A hoarse voice from the police car shouted, “Hold it,” and two cops came pounding toward them with drawn guns.

Bing began cursing in a low monotone, and dropped his gun. Shayne sat up and grinned at the cops. “You got here just in time, boys. Watch that one on the ground. He may still be able to pull a trigger.”

They came up, grim-faced and watchful, and one of them kicked the gun out of Monk’s hand.

Walter Bronson stepped from the car with his hands in the air, shaken and fearful, and stammering over and over, “What is it? I don’t understand. What is it?”

Shayne said, “Put the cuffs on all three of them, boys, and we’ll talk this over at headquarters. I guess you saw it all. I’ll swear out a complaint of assault with deadly weapons against them.”

“Shayne!” Bronson started forward impulsively. “If we can talk this over-”

“There’s nothing to talk over,” said Shayne grimly. “You and your hoodlums are in this up to your necks. Better see about Monk,” he advised one of the officers.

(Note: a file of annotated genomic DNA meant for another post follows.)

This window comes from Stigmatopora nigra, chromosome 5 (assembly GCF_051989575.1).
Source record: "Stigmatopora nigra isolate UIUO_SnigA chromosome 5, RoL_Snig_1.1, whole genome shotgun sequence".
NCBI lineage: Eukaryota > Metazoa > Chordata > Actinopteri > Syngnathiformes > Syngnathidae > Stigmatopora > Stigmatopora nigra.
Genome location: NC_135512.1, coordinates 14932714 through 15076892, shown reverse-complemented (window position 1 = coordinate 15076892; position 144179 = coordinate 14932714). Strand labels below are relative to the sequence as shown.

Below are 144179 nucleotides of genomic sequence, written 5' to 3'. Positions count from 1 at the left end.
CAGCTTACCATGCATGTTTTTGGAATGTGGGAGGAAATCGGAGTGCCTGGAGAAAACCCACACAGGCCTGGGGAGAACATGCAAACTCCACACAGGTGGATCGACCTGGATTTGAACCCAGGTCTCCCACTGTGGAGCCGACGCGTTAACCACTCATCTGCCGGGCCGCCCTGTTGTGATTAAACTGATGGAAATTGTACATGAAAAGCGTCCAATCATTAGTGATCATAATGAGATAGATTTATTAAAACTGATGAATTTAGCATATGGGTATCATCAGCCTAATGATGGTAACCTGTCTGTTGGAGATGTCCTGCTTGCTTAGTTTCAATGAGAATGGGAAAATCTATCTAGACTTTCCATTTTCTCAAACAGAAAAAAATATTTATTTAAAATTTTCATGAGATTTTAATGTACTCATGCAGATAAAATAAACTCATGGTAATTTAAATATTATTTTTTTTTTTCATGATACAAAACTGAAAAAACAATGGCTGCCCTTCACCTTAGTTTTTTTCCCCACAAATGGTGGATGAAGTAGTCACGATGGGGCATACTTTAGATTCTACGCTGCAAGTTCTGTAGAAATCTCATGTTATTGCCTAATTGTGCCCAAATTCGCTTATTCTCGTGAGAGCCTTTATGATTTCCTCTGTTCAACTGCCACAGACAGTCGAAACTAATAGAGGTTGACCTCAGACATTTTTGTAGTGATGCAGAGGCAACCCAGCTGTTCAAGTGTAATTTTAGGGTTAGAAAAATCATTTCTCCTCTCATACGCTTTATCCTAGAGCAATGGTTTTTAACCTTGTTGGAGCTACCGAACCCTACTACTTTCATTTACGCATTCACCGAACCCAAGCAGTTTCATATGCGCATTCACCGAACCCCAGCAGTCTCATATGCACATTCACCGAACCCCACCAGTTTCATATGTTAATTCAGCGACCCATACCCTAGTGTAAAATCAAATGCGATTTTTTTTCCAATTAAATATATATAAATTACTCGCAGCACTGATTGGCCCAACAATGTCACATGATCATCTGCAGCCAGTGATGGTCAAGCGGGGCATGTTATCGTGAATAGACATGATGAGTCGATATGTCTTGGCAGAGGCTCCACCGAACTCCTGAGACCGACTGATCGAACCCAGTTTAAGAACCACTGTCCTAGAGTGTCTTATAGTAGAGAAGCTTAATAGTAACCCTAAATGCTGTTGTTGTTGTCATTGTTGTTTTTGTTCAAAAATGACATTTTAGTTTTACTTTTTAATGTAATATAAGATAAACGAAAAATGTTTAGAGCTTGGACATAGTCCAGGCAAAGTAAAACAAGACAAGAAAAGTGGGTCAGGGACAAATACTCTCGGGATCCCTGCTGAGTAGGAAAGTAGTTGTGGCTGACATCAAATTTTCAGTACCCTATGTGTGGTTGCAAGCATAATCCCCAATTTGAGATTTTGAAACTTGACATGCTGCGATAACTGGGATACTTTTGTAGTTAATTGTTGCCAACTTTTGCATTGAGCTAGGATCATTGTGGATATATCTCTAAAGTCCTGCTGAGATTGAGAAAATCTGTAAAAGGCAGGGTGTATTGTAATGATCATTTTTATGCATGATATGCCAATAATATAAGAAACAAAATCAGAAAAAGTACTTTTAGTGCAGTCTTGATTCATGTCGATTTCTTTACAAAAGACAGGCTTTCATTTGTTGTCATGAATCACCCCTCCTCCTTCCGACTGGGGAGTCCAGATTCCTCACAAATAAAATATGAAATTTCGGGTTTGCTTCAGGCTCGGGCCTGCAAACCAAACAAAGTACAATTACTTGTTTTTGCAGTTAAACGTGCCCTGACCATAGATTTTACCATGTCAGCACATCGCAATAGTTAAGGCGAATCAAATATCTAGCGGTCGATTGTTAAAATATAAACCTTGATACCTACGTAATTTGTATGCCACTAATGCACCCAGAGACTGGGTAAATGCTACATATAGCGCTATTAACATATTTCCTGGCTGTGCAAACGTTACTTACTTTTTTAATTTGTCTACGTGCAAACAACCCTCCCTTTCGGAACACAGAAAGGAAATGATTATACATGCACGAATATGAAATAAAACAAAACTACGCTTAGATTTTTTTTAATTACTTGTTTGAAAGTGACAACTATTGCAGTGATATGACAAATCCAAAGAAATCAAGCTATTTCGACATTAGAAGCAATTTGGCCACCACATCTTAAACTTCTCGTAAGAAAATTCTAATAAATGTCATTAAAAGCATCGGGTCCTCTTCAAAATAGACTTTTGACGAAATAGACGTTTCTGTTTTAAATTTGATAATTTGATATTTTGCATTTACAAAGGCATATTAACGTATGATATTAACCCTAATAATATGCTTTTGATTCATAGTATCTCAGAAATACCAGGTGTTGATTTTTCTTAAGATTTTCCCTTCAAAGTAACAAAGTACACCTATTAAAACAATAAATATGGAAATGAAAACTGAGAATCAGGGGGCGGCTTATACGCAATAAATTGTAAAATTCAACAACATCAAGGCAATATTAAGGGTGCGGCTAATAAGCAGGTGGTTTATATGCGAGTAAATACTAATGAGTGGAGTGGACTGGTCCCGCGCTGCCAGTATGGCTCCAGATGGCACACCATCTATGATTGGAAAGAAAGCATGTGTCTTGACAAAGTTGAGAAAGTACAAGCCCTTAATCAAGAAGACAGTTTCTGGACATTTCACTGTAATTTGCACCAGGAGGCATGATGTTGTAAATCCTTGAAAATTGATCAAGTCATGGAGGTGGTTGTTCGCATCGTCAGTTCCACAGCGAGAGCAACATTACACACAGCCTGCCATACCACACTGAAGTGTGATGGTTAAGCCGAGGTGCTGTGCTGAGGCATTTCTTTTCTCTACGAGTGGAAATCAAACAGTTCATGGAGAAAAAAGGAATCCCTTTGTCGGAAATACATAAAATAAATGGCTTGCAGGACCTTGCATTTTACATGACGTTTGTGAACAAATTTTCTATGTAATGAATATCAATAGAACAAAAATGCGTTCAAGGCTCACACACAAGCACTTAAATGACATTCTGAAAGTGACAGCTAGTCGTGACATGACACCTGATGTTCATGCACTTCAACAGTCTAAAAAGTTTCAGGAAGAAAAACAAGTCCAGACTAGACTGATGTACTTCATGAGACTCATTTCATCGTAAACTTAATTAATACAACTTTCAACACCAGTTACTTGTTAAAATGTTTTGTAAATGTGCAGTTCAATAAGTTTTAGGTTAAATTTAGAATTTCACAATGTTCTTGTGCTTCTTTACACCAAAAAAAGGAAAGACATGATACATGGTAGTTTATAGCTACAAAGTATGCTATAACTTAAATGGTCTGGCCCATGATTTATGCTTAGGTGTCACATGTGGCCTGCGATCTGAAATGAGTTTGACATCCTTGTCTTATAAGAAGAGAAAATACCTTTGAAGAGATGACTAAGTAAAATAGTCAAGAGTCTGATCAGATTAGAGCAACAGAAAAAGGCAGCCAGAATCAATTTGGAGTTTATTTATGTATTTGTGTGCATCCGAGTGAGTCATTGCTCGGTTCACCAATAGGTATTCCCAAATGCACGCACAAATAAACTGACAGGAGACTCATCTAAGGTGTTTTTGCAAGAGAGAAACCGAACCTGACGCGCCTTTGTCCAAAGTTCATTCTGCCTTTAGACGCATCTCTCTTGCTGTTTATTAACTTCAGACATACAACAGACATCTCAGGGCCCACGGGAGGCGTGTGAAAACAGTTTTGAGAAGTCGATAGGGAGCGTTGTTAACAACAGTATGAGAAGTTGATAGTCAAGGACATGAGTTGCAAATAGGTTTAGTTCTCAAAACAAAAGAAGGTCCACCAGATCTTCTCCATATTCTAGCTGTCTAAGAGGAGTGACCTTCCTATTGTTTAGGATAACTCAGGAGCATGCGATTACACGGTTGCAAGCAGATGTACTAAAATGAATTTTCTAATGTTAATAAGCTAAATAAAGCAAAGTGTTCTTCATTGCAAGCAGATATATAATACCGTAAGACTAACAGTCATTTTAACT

The cop bent over the hulking figure. “Pretty bad. We’d better get him to a doc fast.”

“You’re the private dick we were trailing,” the other officer said angrily to Shayne. “I don’t get any of this. What in hell-”

“Ask your questions at headquarters,” Shayne snapped. “Load those three into the big car and let’s get the wounded man to a doctor.”

Shayne walked around to the front of the two cars, looked at the crumpled fenders, and saw there was no real damage done. He got in his coupe and backed it away.

One of the policemen came up beside him, breathing heavily. “I’ll take that gun you flashed.”

Shayne handed him Gentry’s. 38. “I’ve got a permit and you saw me use it in self-defense when they jumped me just because we scraped fenders.”

“We saw it,” the officer grunted sourly, “but I still don’t get it. How come we were trailing you so slick?”

“You trailing me?” Shayne asked.